In January, the French state secretary for children and families announced a future "ban on the placement of children in hotels". The vast majority of young people placed in hotels by the child welfare agency are unaccompanied foreign minors. Fatima*, now an adult, remembers her time being moved from hotel to hotel. This is her story.
Fatima is now 19 years old. When she arrived in France at the end of 2018 as a minor, this young girl from a West African country (which she does not wish to name) was taken into care by the Child Welfare Agency (ASE) and spent many months moving around hotels in the Paris region. Now living in a hostel for young workers, she has traumatic memories from those months of solitude in tiny and sometimes extremely unsanitary rooms.
"I arrived in France in December 2018. I went first to the Red Cross [to have my status as a minor assessed]. They sent me to stay in an Ibis hotel for a few days and then I was taken into the care of ASE.
They transferred me to a hotel in Paris, near the Strasbourg Saint-Denis metro station. It was tiny and not clean. There were cockroaches and bedbugs in my room and I got bitten. I stayed there from January to March 2019.
Then I was moved to a hotel in Vaujours [in Seine-Saint-Denis]. When I arrived, the room was very, very dirty. I went to ask the manager if I could have a brush to clean the room. He gave me a broken one. When I pointed out that I couldn't use it, he said, 'Fuck you, I don't know who you think you are.' He pushed me and he pulled the brush out of my hands.
I only stayed in that hotel for a week and then I just left by myself because it was no longer possible to stay there. I went to a friend's house.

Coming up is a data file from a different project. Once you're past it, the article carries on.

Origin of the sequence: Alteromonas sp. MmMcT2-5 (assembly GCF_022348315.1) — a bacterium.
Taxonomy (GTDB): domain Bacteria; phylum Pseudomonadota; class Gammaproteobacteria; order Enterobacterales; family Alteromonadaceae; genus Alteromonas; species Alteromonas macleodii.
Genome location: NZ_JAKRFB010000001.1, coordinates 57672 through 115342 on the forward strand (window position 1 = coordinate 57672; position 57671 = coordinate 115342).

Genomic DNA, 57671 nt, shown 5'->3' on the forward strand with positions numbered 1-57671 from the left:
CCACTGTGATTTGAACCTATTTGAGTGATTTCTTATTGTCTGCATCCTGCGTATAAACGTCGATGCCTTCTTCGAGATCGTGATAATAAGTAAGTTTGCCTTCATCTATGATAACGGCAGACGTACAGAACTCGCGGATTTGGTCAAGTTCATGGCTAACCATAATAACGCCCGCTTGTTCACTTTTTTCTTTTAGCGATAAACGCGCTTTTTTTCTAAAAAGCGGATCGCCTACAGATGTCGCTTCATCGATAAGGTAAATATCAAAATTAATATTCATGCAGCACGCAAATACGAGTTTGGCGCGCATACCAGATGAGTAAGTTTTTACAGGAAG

'For the other two meals of the day, I had to make my own way'
I called the CAMNA [the unit for the support of unaccompanied minors who take care of young people placed at the ASE in Seine-Saint-Denis] to tell them what had happened with the manager. They told me that it wasn't their problem, that it wasn't serious.
So I turned to Hotel Service Plus [an organization in charge of finding hotel rooms for young people who are under the care of the CAMNA NDLR]. They were nice, they apologised and told me that it wasn't the first time there had been problems between young people and this manager.
They found me a room at the Hotel de la Paix in Montreuil [in Seine-Saint-Denis]. It was a bit cleaner there because there was a cleaning lady, but the manager was very brusque. I stayed there for three months.
I had breakfast at the hotel but for the other two meals of the day, I had to make my own way. During all this time I didn't have a job and the Camna didn't give me any allowance**. So to eat, I went to this woman who then became my real support. I ended up staying with her for almost a year, but last April she had to go back to her native country because she had a work opportunity.
'I had never lived like this before'
I then found myself at Le Parisien hotel in Pantin [Seine-Saint-Denis]. It was the worst place I've ever been.
I had never lived like this before. I didn't have enough to eat. There was only one shower and one toilet in the hotel and neither of them had locks on the doors. The customers from the restaurant next door also used this toilet.
I was the only girl in the hotel. There were several times when I was genuinely afraid of being assaulted. I avoided washing myself there. There was no CCTV camera, so if I had been mugged there would have been no evidence.
I stayed there for ten months. To eat, I went to the Red Cross, the Restos du Coeur and sometimes to friends' houses.
I felt very, very lonely staying in these hotels. I felt I was treated like a sub-human. I got involved with associations just to have someone to talk to. Thankfully, these people called me all the time. It was thanks to them that I was able to keep going.
Living in a hotel is terrifying. You can get mugged, a lot of things can happen. You feel neglected because there is no supervision, you are alone."
**Young people in ASE care are meant to receive meal vouchers or an allowance in cash to buy food when meals cannot be taken at the hotel. Young people who are attending school can have their lunch at the school canteen. Minors are also not allowed to work in France, with some exceptions (apprenticeship contracts, paid internships, etc.). You must be 18 years old to be able to enter into an employment contract.
*The first name has been changed